Will (Will Jackson) has accidentally stolen 300 2nd class stamps. Rather than take them back to the Post Office, he decides he’s going to make the theft count by writing letters to everyone he knows and some to those he doesn’t including to his first love, his best friend, his housemate, Cadburys, John Lewis and the Blood Transfusion Service.

Unlike a trip to any other beauty salon, Pamela’s Palace guarantees a night of total hilarity. Fresh from the Edinburgh Fringe, this interactive comedy tells the bitter-sweet story of three very different women in exploration of vulnerability, friendship and an ever-changing society.

The female form is a funny thing. It twists, it splits, it kinks, bends and moulds and yet still it looks elegant, even when cavorted and warped out of shape. And it hadn’t occurred to me before tonight, how it also smiles. The female form, when performing, has to look heavenly.

Twenty-one years ago Notre Dame De Paris premiered at the Palais des Congres, Paris. In 2000-2001, the show moved to London with a run of 600 performances, before continuing around the world performing in 23 countries and translated into 9 languages. Almost two decades later, Luc Plamondon and Richard Cocciante’s show based on Victor Hugo’s 1831 novel is back in London for its French revival.

Debuting at The White Bear this January, Umbra Theatre premier their eccentric new production ‘The Empire Has Fallen’. Set after a nation has been freed from dystopian dictatorship, this curiously dark comedy examines whether a tyrannised nation can be reshaped to embrace democracy.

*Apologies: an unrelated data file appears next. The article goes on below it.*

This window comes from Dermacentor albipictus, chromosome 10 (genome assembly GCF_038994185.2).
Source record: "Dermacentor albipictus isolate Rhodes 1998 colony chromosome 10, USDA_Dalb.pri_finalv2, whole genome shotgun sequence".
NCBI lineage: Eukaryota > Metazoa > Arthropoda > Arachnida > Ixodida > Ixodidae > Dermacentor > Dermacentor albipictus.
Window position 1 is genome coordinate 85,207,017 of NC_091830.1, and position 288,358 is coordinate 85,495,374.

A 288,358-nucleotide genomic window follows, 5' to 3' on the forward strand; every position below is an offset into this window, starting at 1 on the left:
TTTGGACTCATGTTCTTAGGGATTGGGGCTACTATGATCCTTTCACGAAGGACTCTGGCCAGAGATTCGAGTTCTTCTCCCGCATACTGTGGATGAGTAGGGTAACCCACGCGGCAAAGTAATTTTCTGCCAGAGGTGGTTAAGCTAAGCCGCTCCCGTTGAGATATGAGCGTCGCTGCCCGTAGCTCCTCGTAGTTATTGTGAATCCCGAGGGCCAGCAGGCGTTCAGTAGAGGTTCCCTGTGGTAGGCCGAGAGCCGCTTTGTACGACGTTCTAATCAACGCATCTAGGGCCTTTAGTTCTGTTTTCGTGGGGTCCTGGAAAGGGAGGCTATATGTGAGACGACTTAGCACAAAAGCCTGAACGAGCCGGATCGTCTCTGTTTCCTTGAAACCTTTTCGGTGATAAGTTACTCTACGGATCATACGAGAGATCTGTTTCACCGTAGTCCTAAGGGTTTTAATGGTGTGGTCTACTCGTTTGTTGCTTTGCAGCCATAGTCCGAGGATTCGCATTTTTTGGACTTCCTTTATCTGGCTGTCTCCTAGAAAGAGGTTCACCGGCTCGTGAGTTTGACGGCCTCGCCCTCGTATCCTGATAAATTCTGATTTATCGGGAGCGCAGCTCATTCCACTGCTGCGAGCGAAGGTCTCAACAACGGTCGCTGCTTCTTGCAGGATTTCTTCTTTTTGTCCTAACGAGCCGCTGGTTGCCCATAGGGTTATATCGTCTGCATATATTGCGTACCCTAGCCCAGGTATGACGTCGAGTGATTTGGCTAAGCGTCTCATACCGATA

Gur Arie Piepskovitz is an actor, director and artist whose work blurs the boundaries between theatre, performance art and cabaret by using meta-theatrical elements such as self-irony, role playing and intertwining narratives. His work has been showcased in Greece, at Edinburgh Fringe and now Camden People’s Theatre.

Imagine, if you will, the year being 1939, the eve of World War Two. Two young ornithologists have been ordered by ‘the Ministry’ to conduct a study of the bird population on a remote island in the Outer Hebrides. For this study they must spend four weeks on an isolated island, 40 miles away from the nearest inhabited island, with no radio and no boat. They have only each other for company, and the island’s leaseholder and his niece.

Completing its off-west end tour at the Tristan Bates this January, AISHA is a hard-hitting one woman show about the crushing impact of child marriage. Composed by promising playwright AJ, this poignant debut play has been produced by emerging Theatre Company AILIA. Compelling and relevant, this play provides an authentic glimpse into the daily horrors of a child bride kept as a housebound servant and sex slave.

It’s Christmas time once again, the bane of many a reviewers year as you are dragged from panto to panto to see effectively the same show again three times a week, so when I was offered the chance to see a heart touching story performed by one of Britain’s most enduring national treasures I thought all my Christmases had come at once.

A comedian, actor and an opera singer…it sounds like the start to some random 90s joke, but writer and director Patrick Barlow has pulled out a Christmas cracker with this trio in The Messiah.

Alfie James presents his new play “HOME: For A Lost Soldier” in commemoration of the 100th anniversary of armistice day. In the aftermath of WW1, with the return of their soldiers, a small community attempt to rebuild their lives. There are themes of love, trauma, equality and many other ideas crammed into this loose storyline. Ultimately, the audience are forced to endure through two long hours of dull staging, mediocre writing and poor performances.